Steve, questions: Your time at Warner Bros. Pictures restoring movie & cartoon scores

Discussion in 'Visual Arts' started by CardinalFang, Dec 31, 2007.

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  1. CardinalFang

    CardinalFang New Member Thread Starter


    In The Searchers thread, you said:

    I never knew you were at Warners. Can you tell us a little about your time there, and some of the more fun/interesting projects you worked on?

    I'm sure other members might have some questions for you too. :)
  2. Steve Hoffman

    Steve Hoffman Mastering Engineer Your Host


    I was an independent contractor hired by WB to do some archive work on their mag "Music Storage" reels back in the early 1990's. It was understood that I would work evenings, weekends and I could do most of the work at my house. This saved WB a zillion dollars by doing it that way. Little did I know when the Warner Bros. truck pulled up to my driveway and unloaded 60 giant reels of THE MUSIC MAN alone (containing every take of the orchesta, the singers, the background singers all UNSYNCED) that I wouldn't last too long at it. Quite overwhelming. At any rate, I was well paid and got to listen to some great music. Just to be able to hear Robert Preston NAIL TROUBLE in one amazing take was reward enough! Some of the songs in GYPSY like Mr. Goldstone were recorded live on the set with three cameras running in sync, like I LOVE LUCY style. Wow. Live to three track mag.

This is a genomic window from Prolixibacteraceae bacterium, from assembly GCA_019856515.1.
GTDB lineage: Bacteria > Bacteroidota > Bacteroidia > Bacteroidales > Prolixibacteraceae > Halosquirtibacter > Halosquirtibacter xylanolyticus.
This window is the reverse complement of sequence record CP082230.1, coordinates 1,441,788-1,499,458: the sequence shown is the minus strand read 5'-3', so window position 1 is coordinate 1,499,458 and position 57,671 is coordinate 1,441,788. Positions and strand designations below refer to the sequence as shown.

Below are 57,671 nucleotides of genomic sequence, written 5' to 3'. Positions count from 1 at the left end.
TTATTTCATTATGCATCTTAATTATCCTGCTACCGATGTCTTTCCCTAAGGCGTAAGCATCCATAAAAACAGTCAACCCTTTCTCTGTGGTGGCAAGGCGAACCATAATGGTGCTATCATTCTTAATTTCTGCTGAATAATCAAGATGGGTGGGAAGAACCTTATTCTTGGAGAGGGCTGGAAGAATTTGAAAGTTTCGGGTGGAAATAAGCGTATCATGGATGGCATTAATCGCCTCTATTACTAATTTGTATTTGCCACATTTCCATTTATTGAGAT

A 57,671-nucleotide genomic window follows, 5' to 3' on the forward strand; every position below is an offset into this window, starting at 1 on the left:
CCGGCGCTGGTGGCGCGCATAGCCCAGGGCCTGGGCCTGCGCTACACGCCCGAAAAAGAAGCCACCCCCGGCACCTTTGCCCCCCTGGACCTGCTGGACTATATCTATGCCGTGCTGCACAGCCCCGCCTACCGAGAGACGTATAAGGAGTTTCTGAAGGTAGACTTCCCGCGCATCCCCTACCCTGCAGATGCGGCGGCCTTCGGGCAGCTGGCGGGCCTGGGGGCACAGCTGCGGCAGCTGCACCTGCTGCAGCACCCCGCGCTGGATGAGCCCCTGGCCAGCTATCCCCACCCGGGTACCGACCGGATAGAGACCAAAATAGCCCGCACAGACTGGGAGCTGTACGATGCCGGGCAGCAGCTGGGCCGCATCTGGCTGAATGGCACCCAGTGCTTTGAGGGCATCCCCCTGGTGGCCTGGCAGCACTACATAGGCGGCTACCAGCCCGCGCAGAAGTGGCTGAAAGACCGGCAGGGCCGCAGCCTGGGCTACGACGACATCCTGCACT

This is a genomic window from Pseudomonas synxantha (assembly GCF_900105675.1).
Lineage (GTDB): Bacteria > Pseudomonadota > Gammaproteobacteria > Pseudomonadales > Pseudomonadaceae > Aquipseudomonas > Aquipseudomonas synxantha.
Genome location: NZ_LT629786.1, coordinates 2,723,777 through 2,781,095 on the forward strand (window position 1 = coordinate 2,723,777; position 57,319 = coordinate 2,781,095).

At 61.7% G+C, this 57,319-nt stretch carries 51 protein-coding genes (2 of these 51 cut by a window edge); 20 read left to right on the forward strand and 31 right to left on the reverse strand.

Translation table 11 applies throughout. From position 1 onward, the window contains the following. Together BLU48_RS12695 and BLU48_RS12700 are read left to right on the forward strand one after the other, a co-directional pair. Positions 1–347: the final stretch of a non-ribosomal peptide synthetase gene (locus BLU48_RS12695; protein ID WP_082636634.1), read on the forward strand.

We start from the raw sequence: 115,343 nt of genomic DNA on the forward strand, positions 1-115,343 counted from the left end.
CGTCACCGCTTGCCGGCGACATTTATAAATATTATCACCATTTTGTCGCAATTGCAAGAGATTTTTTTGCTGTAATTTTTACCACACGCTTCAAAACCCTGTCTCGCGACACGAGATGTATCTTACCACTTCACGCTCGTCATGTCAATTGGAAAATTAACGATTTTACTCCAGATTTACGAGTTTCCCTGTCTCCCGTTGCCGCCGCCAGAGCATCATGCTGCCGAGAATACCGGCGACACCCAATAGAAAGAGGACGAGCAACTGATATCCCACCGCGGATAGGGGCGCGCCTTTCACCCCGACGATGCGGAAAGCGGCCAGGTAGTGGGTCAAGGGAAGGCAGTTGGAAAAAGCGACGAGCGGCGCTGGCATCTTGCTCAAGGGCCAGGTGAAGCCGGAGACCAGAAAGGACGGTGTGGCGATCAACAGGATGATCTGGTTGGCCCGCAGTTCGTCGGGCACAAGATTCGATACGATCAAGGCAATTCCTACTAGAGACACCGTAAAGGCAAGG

A bit of background, the Music Storage vault at WB had the magnetic efforts from around 1954 to about 1967. This was music score original material filed by DATE OF RECORDING, all takes from each movie, short subject, TV show, cartoon and anything else that was recorded on the famous Warner Bros. Scoring Stage including some radio commercials! Please realize that WB and all studios were dragged kicking and screaming into the "Hi Fi" era. Before mag everything was recorded on optical film and would have continued to be done that way forever but Television came in and the studios needed to get people back into the movies so the wide-screen thing started and the soundtrack had to improve as well. Instead of using magnetic recording tape the studios had to use 35 mag stock to record, dub and edit in the usual way. Much better fidelity with the mag stuff.

    As I wrote in the Searchers thread:

    The mag film was stored and also some nifty "bounces" to safe and secure recording tape (Scotch 111).